GStreamer - History and Development

History and Development

Erik Walthinsen founded the GStreamer project in 1999. Many of its core design ideas came from a research project at the Oregon Graduate Institute. Wim Taymans joined the project soon thereafter and greatly expanded on many aspects of the system. Many others around the world have contributed to various degrees since then.

The first major release was 0.1.0 which was announced on 11 January 2001. Not long after, GStreamer picked up its first commercial backer, an embedded Linux company called RidgeRun. Towards the end of January 2001, they hired Erik Walthinsen to develop methods for embedding GStreamer in smaller (cell phone-class) devices. Another RidgeRun employee, Brock A. Frazier, designed the GStreamer logo. RidgeRun later ran into financial trouble and had to let its staff go, including Erik Walthinsen. GStreamer progress was mostly unaffected.

The project released a series of major releases with 0.2.0 coming out in July 2001, 0.4.0 in September 2002, and 0.8.0 in March 2004. During that period the project also changed its versioning strategy and while the first releases were simply new versions, later on the middle number started signifying release series. This meant the project did release a string of 0.6.x and 0.8.x releases which was meant to stay binary compatible within those release series. Erik Walthinsen more or less left GStreamer development behind during this time as he went on to focus on other ventures.

During the 0.8.x release series, the project faced some difficulties. The 0.8.x series was not very popular in the Linux community mostly because of stability issues and a serious lack of features compared to competing projects like Xine, MPlayer or VLC. The project also suffered a bit in terms of lack of leadership as Wim Taymans, who had been the project lead since Erik Walthinsen had left, had also mostly ceased active participation.

In 2004, a new company was founded, Fluendo, which wanted to use GStreamer to write a streaming server Flumotion and also provide multimedia solutions for GStreamer. During this time, Fluendo hired most of the core developers including Wim Taymans and attracted the support of companies such as Nokia and Intel to bring GStreamer to a professional level and drive community adoption. With Wim Taymans back at the helm, the core of GStreamer was redesigned and became what is the current 0.10.x series, which had its first release in December 2005.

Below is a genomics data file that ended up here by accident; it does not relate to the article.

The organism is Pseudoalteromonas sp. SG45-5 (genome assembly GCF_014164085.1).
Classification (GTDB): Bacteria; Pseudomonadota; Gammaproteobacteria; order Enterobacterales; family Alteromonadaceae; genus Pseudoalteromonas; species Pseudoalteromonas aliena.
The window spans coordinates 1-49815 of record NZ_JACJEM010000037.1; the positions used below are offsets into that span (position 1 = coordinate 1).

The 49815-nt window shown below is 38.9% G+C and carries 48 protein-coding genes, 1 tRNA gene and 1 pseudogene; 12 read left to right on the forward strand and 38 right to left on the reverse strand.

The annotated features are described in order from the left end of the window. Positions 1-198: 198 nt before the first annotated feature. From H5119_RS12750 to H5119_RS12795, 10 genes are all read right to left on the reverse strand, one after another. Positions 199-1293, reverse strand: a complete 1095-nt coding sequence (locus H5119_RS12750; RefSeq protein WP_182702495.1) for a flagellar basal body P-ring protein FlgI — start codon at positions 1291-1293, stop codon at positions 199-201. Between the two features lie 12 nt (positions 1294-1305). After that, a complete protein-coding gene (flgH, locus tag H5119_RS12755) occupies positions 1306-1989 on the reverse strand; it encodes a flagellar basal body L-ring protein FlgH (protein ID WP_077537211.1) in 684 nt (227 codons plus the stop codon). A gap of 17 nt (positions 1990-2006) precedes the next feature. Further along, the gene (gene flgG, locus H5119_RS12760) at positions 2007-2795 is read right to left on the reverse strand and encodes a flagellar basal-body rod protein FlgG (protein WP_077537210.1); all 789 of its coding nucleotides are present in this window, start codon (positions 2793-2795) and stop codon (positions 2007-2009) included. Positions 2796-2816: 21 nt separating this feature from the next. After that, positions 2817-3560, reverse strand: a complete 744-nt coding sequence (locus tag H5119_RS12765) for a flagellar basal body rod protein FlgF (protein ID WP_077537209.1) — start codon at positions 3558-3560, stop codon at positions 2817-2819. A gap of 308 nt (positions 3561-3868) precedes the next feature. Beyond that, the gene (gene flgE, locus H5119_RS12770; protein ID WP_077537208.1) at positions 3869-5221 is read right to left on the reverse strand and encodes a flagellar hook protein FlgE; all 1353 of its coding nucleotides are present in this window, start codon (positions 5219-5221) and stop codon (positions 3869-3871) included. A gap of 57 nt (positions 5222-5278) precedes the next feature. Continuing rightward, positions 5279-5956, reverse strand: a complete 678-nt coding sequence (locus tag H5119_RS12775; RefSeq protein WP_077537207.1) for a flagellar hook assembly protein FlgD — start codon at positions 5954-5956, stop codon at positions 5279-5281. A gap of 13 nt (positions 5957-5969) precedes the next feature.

With a new stable core in place, GStreamer gained in popularity in 2006, being used by media players including Totem, Rhythmbox and Banshee with many more to follow.

In 2007, most of the core GStreamer developers left Fluendo, including GStreamer maintainer Wim Taymans who went on to co-found Collabora Multimedia together with other GStreamer veterans, while others joined Sun Microsystems, Oblong and Songbird.

GStreamer has also continued seeing both open source and commercial success and adoption by many different corporations (Nokia, Motorola, Texas Instruments, Freescale, Tandberg, Intel and many more) and has become a very powerful cross platform multimedia framework.

freedesktop.org hosts the GStreamer project, which accordingly aims to improve interoperability and to share technology between free desktops. Since 2005 Wim Taymans has maintained GStreamer.

The stable release series began with the 0.10.0 release in December 2005. It has maintained API and ABI compatibility since.

The GStreamer community is currently deciding on when to fork for a new development series and aim to release GStreamer 1.0.

On June the 7th, the first GStreamer SDK was launched using a stable version of GStreamer to favor cross-platform application development with this framework. Developers working with the SDK will find it to be functionally identical on Windows XP, Windows Vista, Windows 7, Mac OS X (version 10.5 or later on Intel) and all supported Linux platforms. This initiative aims to facilitate the commercial adoption of the GStreamer project. As well as the SDK itself, users gain access to extensive documentation, tutorials and clear instructions for installing and getting started with GStreamer.

Read more about this topic:  GStreamer

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